Huawei CFO’s attorneys ask for USA extradition to be withdrawn

Meng Wanzhou’s lawyers call on Trudeau government to end extradition proceedings

Meng Wanzhou’s lawyers call on Trudeau government to end extradition proceedings

Lawyers for Huawei's chief financial officer, who is being detained in Vancouver on US fraud charges against her, on Monday urged Canada's Minister of Justice to reconsider whether to withdraw the extradition proceedings.

The defence team for Huawei executive Meng Wanzhou is calling on the government of Canada to end the extradition process against their client calling the case "palpably" political.

In a statement, Meng's Canadian lawyers said "the extradition proceedings are without merit" and that ending them would be in Canada's "best interests".

Under Canada's extradition law, Lametti has the discretion to withdraw the proceedings against Meng at any time, the lawyers say. "This is not a common move", said Leo Adler, a Toronto-based criminal lawyer with expertise extradition.

"It would be a very unsafe precedent indeed for Canada to alter its behavior when it comes to honoring an extradition treaty in response to external pressure", Freeland told reporters earlier this month.

The politics of the Meng case are particularly complex - and its implications far-reaching. They argue that Canada does not have the jurisdiction to prosecute her for the alleged actions, which would not be an offense in Canada since the United States is the country with sanction laws prohibiting business dealings with Iran. The company denies the charges.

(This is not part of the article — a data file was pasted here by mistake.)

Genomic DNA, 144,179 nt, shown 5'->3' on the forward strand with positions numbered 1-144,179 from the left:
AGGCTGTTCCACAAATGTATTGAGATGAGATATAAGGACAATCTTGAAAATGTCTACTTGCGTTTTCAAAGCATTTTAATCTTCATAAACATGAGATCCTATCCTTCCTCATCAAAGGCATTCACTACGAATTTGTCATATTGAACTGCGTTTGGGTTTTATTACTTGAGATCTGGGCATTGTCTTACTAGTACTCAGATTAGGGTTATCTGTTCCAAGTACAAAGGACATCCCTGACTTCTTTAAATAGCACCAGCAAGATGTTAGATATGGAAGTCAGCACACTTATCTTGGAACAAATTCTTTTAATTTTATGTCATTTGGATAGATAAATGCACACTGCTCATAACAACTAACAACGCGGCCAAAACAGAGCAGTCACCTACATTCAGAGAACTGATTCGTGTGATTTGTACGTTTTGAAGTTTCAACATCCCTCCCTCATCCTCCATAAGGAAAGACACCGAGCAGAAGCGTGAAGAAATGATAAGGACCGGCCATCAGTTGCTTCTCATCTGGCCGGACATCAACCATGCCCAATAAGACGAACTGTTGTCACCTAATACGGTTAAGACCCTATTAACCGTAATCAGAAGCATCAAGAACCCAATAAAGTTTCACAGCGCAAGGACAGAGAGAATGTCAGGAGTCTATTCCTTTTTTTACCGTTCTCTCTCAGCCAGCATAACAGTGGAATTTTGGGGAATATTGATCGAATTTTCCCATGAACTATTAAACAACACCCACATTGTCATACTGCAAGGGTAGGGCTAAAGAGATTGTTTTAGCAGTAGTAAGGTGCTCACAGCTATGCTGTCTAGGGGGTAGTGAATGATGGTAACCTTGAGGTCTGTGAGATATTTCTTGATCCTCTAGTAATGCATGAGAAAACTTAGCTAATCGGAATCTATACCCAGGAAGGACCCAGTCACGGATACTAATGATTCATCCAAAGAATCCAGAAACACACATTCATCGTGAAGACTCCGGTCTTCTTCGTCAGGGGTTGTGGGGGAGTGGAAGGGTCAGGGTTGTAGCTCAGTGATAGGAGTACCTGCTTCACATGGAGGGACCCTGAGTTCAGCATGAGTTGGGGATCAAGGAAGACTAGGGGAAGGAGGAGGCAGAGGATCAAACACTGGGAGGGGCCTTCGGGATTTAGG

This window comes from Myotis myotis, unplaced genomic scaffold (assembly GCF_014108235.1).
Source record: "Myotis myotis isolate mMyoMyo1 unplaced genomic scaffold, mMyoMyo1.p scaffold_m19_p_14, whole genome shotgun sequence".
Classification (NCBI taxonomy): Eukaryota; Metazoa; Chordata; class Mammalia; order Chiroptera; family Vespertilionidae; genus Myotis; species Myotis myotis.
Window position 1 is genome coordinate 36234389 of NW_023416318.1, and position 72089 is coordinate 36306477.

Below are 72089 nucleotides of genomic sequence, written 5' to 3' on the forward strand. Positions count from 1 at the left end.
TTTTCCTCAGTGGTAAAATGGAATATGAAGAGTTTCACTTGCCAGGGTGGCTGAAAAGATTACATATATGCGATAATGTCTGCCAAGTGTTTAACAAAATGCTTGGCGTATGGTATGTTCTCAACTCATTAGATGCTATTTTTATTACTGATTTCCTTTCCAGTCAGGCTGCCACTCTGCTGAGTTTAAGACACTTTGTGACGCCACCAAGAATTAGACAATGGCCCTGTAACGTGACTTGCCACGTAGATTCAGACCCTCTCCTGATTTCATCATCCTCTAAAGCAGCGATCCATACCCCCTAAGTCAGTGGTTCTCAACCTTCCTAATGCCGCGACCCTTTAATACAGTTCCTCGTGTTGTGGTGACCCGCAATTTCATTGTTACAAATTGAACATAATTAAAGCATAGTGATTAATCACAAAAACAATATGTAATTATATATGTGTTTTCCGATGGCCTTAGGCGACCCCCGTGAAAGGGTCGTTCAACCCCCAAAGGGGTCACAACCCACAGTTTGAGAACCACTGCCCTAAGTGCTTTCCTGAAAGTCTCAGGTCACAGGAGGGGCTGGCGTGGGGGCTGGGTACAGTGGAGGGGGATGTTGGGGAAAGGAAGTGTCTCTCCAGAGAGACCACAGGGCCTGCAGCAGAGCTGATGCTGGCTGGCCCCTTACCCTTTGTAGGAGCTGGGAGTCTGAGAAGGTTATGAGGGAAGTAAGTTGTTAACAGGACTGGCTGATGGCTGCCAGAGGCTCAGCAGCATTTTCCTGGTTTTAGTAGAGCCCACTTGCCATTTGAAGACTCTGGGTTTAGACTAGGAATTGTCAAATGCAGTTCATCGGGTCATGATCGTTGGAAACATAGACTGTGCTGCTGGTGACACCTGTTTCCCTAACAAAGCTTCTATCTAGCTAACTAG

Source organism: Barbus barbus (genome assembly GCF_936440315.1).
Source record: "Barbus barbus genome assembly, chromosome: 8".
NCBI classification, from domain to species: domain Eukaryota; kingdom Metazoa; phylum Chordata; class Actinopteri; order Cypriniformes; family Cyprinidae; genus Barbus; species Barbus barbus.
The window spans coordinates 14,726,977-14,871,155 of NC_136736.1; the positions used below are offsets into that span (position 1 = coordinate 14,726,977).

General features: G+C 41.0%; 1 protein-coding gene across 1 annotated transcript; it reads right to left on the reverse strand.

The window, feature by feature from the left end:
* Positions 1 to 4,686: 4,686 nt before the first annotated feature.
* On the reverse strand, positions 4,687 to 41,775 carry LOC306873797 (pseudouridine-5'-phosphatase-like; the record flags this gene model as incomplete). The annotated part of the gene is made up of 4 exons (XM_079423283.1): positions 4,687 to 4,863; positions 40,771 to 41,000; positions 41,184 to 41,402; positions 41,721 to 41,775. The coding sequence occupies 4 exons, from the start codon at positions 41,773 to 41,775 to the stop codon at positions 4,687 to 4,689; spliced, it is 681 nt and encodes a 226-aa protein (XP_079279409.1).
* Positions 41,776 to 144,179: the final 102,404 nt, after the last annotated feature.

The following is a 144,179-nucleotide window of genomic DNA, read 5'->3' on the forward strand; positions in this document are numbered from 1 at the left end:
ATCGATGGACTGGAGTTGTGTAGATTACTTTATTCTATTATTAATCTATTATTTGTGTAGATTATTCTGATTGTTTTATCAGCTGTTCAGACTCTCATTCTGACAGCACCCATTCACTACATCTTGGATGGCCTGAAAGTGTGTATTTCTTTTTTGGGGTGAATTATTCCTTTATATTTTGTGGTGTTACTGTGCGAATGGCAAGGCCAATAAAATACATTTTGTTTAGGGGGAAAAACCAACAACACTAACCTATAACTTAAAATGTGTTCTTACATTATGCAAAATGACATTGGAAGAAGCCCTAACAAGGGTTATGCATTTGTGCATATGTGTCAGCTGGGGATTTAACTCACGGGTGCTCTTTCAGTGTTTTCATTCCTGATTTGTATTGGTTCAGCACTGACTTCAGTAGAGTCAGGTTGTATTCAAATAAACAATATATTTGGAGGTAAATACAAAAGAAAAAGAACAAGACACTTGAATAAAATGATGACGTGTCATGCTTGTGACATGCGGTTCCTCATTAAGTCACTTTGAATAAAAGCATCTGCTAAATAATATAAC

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Relations between China and Canada have been strained since Canadians Michael Kovrig and Michael Spavor were detained by Beijing last December for alleged spying after Meng was arrested.

But some prominent Canadians, including Trudeau's former ambassador to China and, most recently, former prime minister Jean Chretien, have suggested that Canada ought to drop the charges against Meng.

On Monday, Meng's Canadian lawyers said they sent the Canadian Minister of Justice information clarifying the legal basis to withdraw the proceedings.

But Canada's foreign minister, Chrystia Freeland, said dropping the charges would set a "dangerous precedent". Though he did not mention the Meng case, the remark immediately renewed speculation that some sort of deal could be struck. The lawyers' statement included appeals to Canadian nationalism that could resonate with some Canadian voters.

"None of the conduct occurred in the United States or Canada".

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